draft-ietf-ntp-bcp-02.txt   draft-ietf-ntp-bcp-03.txt 
Internet Engineering Task Force D. Reilly, Ed. Internet Engineering Task Force D. Reilly, Ed.
Internet-Draft Spectracom Corporation Internet-Draft Spectracom
Intended status: Best Current Practice H. Stenn Intended status: Best Current Practice H. Stenn
Expires: May 4, 2017 Network Time Foundation Expires: October 15, 2017 Network Time Foundation
D. Sibold D. Sibold
PTB PTB
October 31, 2016 April 13, 2017
Network Time Protocol Best Current Practices Network Time Protocol Best Current Practices
draft-ietf-ntp-bcp-02 draft-ietf-ntp-bcp-03
Abstract Abstract
NTP Version 4 (NTPv4) has been widely used since its publication as NTP Version 4 (NTPv4) has been widely used since its publication as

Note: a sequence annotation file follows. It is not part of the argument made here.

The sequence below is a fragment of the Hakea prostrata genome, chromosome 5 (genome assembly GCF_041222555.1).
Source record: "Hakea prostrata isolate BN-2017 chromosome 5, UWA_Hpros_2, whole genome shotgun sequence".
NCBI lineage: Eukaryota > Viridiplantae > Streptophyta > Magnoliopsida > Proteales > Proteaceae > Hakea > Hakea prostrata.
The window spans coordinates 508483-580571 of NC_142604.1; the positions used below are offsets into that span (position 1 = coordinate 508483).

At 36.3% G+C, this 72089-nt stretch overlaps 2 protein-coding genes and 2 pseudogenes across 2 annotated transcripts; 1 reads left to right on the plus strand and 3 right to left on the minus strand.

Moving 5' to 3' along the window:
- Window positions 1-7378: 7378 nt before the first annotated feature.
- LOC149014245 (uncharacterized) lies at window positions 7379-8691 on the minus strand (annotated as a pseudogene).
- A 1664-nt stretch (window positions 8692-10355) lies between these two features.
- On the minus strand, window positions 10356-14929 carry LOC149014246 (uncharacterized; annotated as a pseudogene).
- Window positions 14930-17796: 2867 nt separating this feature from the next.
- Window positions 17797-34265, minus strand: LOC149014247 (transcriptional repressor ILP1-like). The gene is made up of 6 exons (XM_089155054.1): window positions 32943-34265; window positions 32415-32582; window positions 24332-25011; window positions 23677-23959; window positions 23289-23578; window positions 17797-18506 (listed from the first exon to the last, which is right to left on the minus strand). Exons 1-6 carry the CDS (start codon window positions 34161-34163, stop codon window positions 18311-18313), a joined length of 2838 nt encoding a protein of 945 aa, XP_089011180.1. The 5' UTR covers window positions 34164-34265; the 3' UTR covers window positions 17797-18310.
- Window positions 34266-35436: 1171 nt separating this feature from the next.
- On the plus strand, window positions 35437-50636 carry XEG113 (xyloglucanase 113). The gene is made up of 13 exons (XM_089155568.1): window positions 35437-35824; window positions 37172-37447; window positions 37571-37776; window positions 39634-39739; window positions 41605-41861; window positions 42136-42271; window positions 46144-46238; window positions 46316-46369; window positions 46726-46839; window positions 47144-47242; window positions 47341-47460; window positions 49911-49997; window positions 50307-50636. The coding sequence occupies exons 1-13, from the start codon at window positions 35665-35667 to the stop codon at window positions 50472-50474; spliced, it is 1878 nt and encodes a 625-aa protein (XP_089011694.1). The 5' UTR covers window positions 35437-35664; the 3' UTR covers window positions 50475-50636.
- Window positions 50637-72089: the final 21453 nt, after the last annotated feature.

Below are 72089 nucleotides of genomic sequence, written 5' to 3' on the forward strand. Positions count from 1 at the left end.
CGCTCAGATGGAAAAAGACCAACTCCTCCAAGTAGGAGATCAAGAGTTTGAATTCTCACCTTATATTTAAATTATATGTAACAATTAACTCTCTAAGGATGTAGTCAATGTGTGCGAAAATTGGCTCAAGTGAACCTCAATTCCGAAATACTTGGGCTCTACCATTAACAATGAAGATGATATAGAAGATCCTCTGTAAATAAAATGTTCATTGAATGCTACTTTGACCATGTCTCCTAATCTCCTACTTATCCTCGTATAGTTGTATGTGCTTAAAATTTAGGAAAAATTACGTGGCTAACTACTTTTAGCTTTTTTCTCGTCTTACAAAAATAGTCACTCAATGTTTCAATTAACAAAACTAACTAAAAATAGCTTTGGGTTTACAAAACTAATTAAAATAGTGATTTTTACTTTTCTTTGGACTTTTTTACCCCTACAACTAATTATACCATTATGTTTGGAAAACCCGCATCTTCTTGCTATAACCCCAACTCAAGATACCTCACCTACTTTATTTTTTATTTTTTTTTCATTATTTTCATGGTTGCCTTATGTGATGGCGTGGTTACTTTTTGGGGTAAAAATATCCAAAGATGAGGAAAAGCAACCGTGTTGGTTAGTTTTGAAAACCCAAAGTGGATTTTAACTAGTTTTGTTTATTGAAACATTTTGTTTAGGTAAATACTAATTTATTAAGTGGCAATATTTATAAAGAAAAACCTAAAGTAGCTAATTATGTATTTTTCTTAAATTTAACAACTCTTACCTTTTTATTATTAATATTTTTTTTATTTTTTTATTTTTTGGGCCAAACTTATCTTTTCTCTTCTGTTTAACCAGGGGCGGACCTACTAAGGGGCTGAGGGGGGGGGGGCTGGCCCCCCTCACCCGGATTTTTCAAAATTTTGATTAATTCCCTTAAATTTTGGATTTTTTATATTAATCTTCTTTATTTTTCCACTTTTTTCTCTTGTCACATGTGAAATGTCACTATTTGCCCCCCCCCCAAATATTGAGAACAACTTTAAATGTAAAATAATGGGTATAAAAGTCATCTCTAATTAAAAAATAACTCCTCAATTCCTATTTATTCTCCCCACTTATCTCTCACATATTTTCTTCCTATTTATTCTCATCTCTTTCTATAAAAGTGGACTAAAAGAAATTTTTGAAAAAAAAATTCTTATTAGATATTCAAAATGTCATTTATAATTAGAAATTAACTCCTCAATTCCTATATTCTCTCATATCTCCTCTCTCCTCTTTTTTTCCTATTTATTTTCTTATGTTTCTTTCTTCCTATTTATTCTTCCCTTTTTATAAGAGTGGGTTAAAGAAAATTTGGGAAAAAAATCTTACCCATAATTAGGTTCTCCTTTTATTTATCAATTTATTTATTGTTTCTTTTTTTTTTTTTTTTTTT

RFC 5905 [RFC5905]. This documentation is a collection of Best RFC 5905 [RFC5905]. This documentation is a collection of Best
Practices from across the NTP community. Practices from across the NTP community.
Status of This Memo Status of This Memo
This Internet-Draft is submitted in full conformance with the This Internet-Draft is submitted in full conformance with the
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Internet-Drafts are working documents of the Internet Engineering Internet-Drafts are working documents of the Internet Engineering
Task Force (IETF). Note that other groups may also distribute Task Force (IETF). Note that other groups may also distribute
working documents as Internet-Drafts. The list of current Internet- working documents as Internet-Drafts. The list of current Internet-
Drafts is at http://datatracker.ietf.org/drafts/current/. Drafts is at http://datatracker.ietf.org/drafts/current/.